You create your story as a way to make sense of the world you experience—everybody does. Three people exposed to the same event usually create different stories.
I once had a vivid reminder of this in my own life. I grew up in a family that was mostly loving and supportive but imperfect as all families are. From my current perspective, I can tell myself the story that my father was the somewhat indulged youngest of seven children. Sometimes, when he did not get his own way he yelled almost as if he was a four-year-old having a temper tantrum.
After my father died, my sister, my brother and I were reminiscing about growing up with his occasionally yelling at us. When he yelled, the story I told myself from the time I was a small child until I was in my 40s was that something was wrong with me that I needed to correct. The story my sister told herself was that her father was being silly and she could ignore him until he calmed down again. The story my brother told himself was that his father was angry and should be avoided. It was the same father.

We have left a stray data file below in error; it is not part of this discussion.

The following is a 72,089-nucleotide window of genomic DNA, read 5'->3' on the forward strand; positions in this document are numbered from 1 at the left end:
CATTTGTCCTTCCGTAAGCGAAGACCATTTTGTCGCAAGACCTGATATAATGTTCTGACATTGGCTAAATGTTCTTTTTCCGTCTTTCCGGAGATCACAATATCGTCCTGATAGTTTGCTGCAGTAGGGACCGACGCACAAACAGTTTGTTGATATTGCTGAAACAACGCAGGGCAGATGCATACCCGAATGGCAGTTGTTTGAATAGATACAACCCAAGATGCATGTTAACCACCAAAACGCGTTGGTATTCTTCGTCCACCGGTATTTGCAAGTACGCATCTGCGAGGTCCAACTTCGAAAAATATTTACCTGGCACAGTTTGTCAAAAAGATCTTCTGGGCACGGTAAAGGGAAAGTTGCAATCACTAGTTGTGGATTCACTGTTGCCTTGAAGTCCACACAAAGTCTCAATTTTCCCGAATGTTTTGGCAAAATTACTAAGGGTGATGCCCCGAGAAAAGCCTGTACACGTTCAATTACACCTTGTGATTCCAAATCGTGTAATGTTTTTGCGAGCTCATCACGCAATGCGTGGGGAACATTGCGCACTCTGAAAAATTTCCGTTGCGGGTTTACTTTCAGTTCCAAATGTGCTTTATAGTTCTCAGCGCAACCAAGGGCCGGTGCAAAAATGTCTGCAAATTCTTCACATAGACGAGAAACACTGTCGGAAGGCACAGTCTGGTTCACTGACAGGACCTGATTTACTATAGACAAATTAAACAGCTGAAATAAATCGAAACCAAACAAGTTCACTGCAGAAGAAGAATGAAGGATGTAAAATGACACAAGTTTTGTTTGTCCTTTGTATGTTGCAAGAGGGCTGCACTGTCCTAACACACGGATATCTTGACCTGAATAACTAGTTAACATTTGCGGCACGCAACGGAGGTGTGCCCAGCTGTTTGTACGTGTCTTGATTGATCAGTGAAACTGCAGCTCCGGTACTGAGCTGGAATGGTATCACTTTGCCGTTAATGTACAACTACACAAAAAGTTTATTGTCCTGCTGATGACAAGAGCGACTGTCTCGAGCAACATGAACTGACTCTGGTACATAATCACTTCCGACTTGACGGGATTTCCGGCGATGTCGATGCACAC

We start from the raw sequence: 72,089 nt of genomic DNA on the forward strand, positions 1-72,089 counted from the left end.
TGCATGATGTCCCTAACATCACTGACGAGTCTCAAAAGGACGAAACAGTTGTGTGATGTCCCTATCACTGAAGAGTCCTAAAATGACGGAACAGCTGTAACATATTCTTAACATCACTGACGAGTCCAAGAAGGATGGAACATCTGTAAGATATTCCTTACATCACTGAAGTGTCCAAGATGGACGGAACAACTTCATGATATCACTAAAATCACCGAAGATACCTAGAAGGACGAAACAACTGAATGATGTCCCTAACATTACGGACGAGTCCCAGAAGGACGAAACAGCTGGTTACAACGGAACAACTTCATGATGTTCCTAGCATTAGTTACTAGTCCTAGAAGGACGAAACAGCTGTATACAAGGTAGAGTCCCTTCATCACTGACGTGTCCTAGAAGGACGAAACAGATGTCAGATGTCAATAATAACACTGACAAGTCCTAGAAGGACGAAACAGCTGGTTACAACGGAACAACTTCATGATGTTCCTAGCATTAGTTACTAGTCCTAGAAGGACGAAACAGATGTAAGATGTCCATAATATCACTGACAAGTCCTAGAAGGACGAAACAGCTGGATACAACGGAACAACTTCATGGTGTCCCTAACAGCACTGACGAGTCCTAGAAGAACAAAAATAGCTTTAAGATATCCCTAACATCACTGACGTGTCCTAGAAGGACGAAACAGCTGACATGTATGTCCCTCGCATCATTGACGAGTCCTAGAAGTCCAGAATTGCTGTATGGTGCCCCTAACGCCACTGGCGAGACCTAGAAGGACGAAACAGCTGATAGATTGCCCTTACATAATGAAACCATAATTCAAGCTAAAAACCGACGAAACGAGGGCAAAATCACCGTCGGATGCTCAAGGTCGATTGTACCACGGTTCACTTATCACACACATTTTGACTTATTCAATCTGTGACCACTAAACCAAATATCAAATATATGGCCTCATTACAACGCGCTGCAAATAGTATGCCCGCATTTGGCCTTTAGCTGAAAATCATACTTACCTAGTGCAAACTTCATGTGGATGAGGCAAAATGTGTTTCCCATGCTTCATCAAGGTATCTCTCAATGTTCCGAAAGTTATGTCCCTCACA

Since I couldn’t cope with his yelling, I apparently froze a lot of energy about my experiences of it in order to protect myself. I was amazed when I learned that my siblings had so little reaction to the same events.
Since your stories are rather arbitrary, in this kind of work they are important only to point you to where your energy is frozen so you can create an appropriate target to work with. Then you no longer need the stories and you certainly do not need to go deeply into the most painful parts of the stimulus for those stories.
Note: If your stories are about events that newspapers would now call child abuse, or other trauma, it would be better to do this work with a trained professional.
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